We start with a production status board that is in view of those doing and directly supporting production.  In this example, we are going to monitor production output to the established standard every half-hour.  The product is a Widget, and we’ll set the standard at 10 finished goods every half-hour.  With the shift starting at 7 am, the first data recording will occur at 7:30, and we’ll assume that 10 units were completed in this period.  The person recording the production will use a green pen (green is “good”), and write 㥶” in the proper place on the production board.  Since no production related issues occurred during this period, the Pareto chart directly below the production status remains blank.

During the next half-hour, let’s say that one Associate’s pneumatic screwdriver stops working, and the repair takes about ten minutes. Instead of producing 10 finished goods, the team’s output is only 7 units.  This time ׅ” is recorded on the production status board, using a red pen.  All the associates notice the red on the production board, so they realize that they are now behind schedule.  In addition to recording the production count (7), three “X’s” are recorded in a column on the Pareto chart, directly above the label “pneumatic screwdriver”.  The “X’s” represent finished goods production loss (10 – 7).  Based on current data, it has been predetermined that those directly supporting the production team must use problem-solving to eliminate each issue that exceeds a quantity of 5 lost units during a shift, and this is marked with a red line on the Pareto chart.  Of course, we would love to resolve every issue that occurs, but unfortunately our resource constraints force us to choose wisely.  This limit of 5 lost units has been determined to be the threshold where issues must be addressed. Therefore, a problem-solving list that is posted directly below the Pareto chart remains blank.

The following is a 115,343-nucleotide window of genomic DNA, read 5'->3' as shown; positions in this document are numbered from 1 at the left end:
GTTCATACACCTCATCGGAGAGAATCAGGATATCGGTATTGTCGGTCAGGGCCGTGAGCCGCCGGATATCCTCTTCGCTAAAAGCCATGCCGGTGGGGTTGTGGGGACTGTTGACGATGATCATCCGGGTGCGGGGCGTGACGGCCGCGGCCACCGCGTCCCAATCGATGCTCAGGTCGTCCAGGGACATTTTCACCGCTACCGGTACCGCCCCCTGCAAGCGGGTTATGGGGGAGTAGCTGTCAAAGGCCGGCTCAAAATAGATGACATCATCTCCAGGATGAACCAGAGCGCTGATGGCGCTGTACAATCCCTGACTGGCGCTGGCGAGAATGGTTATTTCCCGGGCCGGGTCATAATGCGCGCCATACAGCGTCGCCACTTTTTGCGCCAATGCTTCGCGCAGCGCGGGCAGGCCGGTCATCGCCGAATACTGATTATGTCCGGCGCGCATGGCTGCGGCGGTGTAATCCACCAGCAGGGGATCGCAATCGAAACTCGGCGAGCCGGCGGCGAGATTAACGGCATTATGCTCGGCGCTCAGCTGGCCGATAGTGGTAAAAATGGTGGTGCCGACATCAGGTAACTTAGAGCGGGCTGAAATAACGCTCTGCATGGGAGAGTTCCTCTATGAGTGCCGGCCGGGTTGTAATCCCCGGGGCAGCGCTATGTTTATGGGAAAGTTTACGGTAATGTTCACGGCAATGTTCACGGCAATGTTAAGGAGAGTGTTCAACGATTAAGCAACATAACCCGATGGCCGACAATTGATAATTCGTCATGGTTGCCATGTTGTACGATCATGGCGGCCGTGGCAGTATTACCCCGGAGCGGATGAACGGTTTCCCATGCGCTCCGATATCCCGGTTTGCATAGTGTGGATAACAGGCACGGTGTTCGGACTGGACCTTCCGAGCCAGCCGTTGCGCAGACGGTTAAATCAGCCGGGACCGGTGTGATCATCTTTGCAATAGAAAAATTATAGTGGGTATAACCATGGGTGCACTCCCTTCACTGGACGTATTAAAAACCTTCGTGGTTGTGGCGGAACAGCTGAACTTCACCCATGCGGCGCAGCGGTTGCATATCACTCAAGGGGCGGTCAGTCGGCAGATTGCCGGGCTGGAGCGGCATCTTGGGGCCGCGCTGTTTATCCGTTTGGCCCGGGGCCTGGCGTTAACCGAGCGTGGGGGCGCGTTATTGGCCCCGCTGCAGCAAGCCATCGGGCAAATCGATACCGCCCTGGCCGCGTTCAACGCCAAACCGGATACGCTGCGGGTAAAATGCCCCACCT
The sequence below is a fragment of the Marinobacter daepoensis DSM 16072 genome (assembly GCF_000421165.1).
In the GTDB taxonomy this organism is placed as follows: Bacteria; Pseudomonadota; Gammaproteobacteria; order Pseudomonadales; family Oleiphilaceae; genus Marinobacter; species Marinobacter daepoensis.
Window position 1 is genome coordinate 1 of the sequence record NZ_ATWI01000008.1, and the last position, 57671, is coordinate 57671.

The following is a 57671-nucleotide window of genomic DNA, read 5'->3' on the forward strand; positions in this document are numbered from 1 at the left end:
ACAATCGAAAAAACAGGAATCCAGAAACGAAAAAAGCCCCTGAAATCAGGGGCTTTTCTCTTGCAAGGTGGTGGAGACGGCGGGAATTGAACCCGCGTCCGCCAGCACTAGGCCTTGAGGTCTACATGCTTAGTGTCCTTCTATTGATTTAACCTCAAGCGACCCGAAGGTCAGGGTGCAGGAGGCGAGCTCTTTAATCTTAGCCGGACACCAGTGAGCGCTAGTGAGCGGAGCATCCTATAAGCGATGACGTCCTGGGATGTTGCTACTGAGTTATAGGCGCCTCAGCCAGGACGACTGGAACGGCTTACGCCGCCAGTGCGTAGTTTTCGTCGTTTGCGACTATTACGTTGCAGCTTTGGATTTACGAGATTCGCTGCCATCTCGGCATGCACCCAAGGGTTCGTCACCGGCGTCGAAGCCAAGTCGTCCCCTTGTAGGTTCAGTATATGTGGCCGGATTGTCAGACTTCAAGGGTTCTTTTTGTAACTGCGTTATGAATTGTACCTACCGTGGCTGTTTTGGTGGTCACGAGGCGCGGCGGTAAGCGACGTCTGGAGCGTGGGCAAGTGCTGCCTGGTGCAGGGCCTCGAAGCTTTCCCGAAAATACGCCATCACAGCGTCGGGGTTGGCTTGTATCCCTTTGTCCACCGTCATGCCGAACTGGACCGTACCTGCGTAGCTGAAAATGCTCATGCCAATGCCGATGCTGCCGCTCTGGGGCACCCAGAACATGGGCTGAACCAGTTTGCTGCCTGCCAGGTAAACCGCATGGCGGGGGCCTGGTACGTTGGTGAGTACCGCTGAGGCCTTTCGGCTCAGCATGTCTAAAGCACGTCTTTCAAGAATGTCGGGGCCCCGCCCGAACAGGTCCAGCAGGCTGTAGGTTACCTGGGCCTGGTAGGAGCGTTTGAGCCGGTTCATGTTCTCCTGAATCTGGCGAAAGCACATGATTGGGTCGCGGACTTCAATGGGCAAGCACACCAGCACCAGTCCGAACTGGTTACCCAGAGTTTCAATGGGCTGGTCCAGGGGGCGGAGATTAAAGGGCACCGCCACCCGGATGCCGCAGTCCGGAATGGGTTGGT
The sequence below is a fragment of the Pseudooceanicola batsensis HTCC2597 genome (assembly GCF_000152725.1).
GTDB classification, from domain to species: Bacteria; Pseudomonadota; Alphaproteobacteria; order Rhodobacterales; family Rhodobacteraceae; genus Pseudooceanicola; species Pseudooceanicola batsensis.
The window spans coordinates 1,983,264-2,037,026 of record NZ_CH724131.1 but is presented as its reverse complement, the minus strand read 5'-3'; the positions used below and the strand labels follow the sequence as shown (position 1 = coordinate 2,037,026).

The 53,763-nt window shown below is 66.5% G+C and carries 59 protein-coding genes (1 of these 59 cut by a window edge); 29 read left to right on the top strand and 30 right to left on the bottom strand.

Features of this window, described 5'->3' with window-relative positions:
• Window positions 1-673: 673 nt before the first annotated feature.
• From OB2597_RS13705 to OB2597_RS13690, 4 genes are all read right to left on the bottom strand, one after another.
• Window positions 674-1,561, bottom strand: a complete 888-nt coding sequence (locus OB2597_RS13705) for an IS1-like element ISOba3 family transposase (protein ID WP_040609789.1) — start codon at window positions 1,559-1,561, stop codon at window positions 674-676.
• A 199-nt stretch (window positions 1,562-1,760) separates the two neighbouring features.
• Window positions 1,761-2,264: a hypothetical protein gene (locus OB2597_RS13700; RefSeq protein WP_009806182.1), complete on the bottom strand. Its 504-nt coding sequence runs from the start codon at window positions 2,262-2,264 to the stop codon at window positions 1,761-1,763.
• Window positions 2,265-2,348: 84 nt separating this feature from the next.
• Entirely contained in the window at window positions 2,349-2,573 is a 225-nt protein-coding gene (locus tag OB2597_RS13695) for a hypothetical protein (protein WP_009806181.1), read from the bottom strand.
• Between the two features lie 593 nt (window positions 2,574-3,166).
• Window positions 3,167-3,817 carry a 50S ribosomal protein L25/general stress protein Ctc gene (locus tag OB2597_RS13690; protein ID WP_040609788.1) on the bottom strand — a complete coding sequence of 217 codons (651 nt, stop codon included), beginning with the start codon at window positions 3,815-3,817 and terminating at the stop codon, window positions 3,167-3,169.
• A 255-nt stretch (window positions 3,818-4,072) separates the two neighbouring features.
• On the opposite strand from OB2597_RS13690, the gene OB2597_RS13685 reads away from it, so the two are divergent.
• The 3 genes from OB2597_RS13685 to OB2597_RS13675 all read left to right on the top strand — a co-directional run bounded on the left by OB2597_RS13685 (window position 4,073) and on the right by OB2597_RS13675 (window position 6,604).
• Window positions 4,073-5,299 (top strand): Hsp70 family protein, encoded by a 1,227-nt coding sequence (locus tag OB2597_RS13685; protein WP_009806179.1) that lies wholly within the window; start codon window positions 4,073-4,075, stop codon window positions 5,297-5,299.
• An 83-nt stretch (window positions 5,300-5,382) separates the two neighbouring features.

All during the shift, the production board and Pareto charts are updated each half-hour.  When a Pareto category exceeds the marked limit of 5 lost units, then the issue is recorded on the problem-solving list.  A “direct support” person will then record his name, planned countermeasures, and target date; the status is also updated at standardized time intervals until the issue is resolved.  Everyone can see the status of problem-solving, and who is doing what to eliminate the current issues.